Steve Pressman on the origins of the Review of Political Economy (ROPE)

Of particular is Steve's discussion of the scope of the journal, and why it became dedicated to the old political economy tradition. In his words:
Someone suggested that we broaden the scope of the new journal. A first thought was to add institutional economics. I had long been an admirer of John Kenneth Galbraith, someone who bridged the gap between Post Keynesian and institutionalist thought, and supported the suggestion. Geoff Hodgson, who was there and slated to be the Book Review Editor of the new journal, had a strong institutional bent (Hodgson, 1988) and also supported this idea. Such a journal would overlap with both the JPKE and theJournal of Economic Issues to some extent. This suggestion had the benefit of not stepping on anyone's toes. It would provide authors with an opportunity to explore similarities and differences between these two schools of thought as well as to publish papers taking either perspective or criticizing either perspective. Still, there was considerable opposition to the idea. 
I then suggested something a bit different—adding Sraffian or neo-Ricardian economics to the scope of the journal. The publication of Eatwell & Milgate's (1983) critical book on Post Keynesian economics exacerbated the split between the American Post Keynesians and the European Sraffians. Even before publication of this book, there were tensions between these two schools, which surfaced initially at the annual Post Keynesian summer schools held in Trieste, Italy. My idea was to encourage a dialog between Post Keynesians and Sraffians, and to see if it were possible to repair some of the damage that had been done. This proposal also encountered considerable opposition.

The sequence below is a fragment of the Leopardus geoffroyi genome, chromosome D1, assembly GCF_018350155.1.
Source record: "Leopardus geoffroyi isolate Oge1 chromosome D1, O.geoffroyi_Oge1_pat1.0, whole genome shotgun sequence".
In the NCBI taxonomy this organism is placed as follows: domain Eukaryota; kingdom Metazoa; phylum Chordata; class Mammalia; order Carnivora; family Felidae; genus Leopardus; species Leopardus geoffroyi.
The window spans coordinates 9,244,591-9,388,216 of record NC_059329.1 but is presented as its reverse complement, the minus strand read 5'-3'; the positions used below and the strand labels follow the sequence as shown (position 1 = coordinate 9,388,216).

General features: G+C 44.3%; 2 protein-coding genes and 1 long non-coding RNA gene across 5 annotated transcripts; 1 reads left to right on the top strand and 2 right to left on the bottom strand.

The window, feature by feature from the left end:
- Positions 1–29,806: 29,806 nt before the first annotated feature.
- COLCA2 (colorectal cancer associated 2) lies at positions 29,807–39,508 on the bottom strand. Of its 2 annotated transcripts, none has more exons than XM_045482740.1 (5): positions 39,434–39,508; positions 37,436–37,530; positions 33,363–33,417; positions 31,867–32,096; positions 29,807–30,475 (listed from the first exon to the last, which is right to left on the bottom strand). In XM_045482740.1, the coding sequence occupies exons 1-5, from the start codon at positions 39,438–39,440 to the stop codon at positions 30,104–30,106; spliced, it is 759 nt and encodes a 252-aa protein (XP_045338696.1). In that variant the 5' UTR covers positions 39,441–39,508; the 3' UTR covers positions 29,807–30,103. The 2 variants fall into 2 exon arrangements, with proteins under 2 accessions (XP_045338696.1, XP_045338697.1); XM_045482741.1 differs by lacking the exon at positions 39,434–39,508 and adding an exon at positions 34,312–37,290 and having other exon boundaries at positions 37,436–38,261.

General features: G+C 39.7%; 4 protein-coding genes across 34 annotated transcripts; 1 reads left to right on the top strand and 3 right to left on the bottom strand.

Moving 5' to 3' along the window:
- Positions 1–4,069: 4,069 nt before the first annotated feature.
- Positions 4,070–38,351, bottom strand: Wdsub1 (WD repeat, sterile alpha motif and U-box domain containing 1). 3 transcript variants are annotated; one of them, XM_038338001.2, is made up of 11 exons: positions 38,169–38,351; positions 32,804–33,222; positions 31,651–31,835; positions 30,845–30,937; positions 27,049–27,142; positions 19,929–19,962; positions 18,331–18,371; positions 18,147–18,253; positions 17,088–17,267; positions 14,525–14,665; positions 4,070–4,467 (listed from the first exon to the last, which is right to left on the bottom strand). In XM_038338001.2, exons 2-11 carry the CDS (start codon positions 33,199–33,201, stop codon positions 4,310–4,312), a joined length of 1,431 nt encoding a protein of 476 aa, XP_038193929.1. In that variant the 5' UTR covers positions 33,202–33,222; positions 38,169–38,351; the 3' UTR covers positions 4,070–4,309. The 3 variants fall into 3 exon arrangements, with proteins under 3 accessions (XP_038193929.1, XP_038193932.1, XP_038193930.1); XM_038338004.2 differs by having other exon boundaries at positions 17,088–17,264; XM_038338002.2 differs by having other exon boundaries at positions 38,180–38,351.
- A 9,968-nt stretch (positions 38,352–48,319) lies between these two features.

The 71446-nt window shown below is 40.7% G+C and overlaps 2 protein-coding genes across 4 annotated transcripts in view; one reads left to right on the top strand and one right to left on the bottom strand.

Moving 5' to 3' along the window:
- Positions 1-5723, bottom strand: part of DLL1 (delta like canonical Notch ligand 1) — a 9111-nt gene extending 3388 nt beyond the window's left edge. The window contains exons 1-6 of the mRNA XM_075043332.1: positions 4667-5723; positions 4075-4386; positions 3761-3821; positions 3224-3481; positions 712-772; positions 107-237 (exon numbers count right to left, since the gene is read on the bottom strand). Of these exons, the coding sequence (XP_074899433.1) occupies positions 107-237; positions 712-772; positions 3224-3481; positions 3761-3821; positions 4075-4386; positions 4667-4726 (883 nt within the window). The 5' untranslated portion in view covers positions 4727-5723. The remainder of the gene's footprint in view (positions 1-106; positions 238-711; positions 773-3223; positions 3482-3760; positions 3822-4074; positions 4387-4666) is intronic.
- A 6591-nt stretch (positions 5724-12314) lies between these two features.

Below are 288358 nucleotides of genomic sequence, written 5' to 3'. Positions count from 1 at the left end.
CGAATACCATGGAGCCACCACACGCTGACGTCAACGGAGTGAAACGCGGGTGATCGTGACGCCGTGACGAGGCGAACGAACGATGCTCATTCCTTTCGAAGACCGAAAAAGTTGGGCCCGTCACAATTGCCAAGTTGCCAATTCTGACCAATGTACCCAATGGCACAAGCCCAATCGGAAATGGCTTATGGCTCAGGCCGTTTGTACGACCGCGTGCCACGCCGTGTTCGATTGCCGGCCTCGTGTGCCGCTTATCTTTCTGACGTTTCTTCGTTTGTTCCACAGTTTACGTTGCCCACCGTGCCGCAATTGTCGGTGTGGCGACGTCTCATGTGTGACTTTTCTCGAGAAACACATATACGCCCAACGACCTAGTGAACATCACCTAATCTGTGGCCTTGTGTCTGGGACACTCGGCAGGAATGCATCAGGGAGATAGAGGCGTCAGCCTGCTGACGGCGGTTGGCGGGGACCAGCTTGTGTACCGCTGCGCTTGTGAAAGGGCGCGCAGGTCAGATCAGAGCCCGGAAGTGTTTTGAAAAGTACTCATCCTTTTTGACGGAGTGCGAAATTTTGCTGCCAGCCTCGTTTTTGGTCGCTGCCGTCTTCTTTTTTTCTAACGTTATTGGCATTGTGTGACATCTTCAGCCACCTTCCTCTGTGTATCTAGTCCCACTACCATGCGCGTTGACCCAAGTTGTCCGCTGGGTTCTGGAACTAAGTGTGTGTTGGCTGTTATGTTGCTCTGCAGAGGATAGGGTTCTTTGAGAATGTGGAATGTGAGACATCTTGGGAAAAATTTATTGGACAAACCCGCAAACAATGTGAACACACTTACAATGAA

After rejecting a few other suggestions, someone (memory fails, I am not sure who it was) proposed something even more radical—a return to political economy. The idea was to bridge the gap among all the different heterodox traditions in economics, including some of the more market-friendly schools of thought, such as Austrian Economics. We would welcome papers that explored similarities between Post Keynesian and Austrian views of uncertainty, papers that examined the behavioral assumptions in the General Theory and in macroeconomics, papers that approached policy issues from different theoretical perspectives, as well as papers that addressed the overlap among some of the different non-neoclassical paradigms. Somewhat surprisingly, especially given what transpired earlier, this proposal won the endorsement of everyone there. We decided to make the new journal as open and as inclusive as possible. 
The result was a journal seeking to revive the grand tradition of classical political economy. It would publish in virtually every strand of political economy. The statement that is printed on the inside cover of the journal, and appearing on the journal's homepage, boldly proclaims this objective.
Pressman tells the whole story here.

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